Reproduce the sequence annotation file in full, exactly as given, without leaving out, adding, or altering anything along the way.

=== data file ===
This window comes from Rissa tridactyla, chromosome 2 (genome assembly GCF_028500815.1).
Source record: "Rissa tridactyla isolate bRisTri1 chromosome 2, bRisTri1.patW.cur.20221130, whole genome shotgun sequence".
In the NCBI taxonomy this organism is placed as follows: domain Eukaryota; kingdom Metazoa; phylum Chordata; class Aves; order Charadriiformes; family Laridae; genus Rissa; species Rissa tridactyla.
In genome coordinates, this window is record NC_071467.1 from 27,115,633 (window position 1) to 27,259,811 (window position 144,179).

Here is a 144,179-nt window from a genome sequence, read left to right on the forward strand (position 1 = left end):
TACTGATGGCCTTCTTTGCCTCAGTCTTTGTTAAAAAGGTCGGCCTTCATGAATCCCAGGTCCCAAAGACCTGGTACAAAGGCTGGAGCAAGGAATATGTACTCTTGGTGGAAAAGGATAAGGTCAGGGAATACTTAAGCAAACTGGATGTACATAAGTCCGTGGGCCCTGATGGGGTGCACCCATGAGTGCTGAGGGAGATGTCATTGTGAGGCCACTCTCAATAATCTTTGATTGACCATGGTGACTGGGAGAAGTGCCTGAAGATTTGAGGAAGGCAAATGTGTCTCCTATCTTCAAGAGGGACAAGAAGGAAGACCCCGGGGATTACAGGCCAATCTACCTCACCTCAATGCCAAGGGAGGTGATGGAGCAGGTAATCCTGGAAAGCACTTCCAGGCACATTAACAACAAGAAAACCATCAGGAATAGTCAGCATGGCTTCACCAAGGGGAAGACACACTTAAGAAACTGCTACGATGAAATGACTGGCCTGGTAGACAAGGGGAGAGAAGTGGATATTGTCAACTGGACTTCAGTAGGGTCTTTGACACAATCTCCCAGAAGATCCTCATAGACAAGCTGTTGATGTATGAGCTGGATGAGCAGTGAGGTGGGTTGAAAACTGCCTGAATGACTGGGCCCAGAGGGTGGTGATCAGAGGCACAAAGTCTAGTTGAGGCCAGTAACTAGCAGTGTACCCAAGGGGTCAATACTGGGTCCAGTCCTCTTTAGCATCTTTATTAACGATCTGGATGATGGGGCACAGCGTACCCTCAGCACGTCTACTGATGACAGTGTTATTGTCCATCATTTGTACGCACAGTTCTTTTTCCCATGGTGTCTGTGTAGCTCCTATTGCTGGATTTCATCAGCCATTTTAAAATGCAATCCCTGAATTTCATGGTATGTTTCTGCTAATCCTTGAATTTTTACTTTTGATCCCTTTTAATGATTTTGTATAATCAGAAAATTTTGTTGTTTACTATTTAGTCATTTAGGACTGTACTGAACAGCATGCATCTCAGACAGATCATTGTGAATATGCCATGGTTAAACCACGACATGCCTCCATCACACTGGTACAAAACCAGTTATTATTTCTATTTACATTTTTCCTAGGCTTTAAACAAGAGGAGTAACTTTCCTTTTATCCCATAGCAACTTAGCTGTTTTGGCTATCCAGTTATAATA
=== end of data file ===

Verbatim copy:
This window comes from Rissa tridactyla, chromosome 2 (genome assembly GCF_028500815.1).
Source record: "Rissa tridactyla isolate bRisTri1 chromosome 2, bRisTri1.patW.cur.20221130, whole genome shotgun sequence".
In the NCBI taxonomy this organism is placed as follows: domain Eukaryota; kingdom Metazoa; phylum Chordata; class Aves; order Charadriiformes; family Laridae; genus Rissa; species Rissa tridactyla.
In genome coordinates, this window is record NC_071467.1 from 27,115,633 (window position 1) to 27,259,811 (window position 144,179).

Here is a 144,179-nt window from a genome sequence, read left to right on the forward strand (position 1 = left end):
TACTGATGGCCTTCTTTGCCTCAGTCTTTGTTAAAAAGGTCGGCCTTCATGAATCCCAGGTCCCAAAGACCTGGTACAAAGGCTGGAGCAAGGAATATGTACTCTTGGTGGAAAAGGATAAGGTCAGGGAATACTTAAGCAAACTGGATGTACATAAGTCCGTGGGCCCTGATGGGGTGCACCCATGAGTGCTGAGGGAGATGTCATTGTGAGGCCACTCTCAATAATCTTTGATTGACCATGGTGACTGGGAGAAGTGCCTGAAGATTTGAGGAAGGCAAATGTGTCTCCTATCTTCAAGAGGGACAAGAAGGAAGACCCCGGGGATTACAGGCCAATCTACCTCACCTCAATGCCAAGGGAGGTGATGGAGCAGGTAATCCTGGAAAGCACTTCCAGGCACATTAACAACAAGAAAACCATCAGGAATAGTCAGCATGGCTTCACCAAGGGGAAGACACACTTAAGAAACTGCTACGATGAAATGACTGGCCTGGTAGACAAGGGGAGAGAAGTGGATATTGTCAACTGGACTTCAGTAGGGTCTTTGACACAATCTCCCAGAAGATCCTCATAGACAAGCTGTTGATGTATGAGCTGGATGAGCAGTGAGGTGGGTTGAAAACTGCCTGAATGACTGGGCCCAGAGGGTGGTGATCAGAGGCACAAAGTCTAGTTGAGGCCAGTAACTAGCAGTGTACCCAAGGGGTCAATACTGGGTCCAGTCCTCTTTAGCATCTTTATTAACGATCTGGATGATGGGGCACAGCGTACCCTCAGCACGTCTACTGATGACAGTGTTATTGTCCATCATTTGTACGCACAGTTCTTTTTCCCATGGTGTCTGTGTAGCTCCTATTGCTGGATTTCATCAGCCATTTTAAAATGCAATCCCTGAATTTCATGGTATGTTTCTGCTAATCCTTGAATTTTTACTTTTGATCCCTTTTAATGATTTTGTATAATCAGAAAATTTTGTTGTTTACTATTTAGTCATTTAGGACTGTACTGAACAGCATGCATCTCAGACAGATCATTGTGAATATGCCATGGTTAAACCACGACATGCCTCCATCACACTGGTACAAAACCAGTTATTATTTCTATTTACATTTTTCCTAGGCTTTAAACAAGAGGAGTAACTTTCCTTTTATCCCATAGCAACTTAGCTGTTTTGGCTATCCAGTTATAATA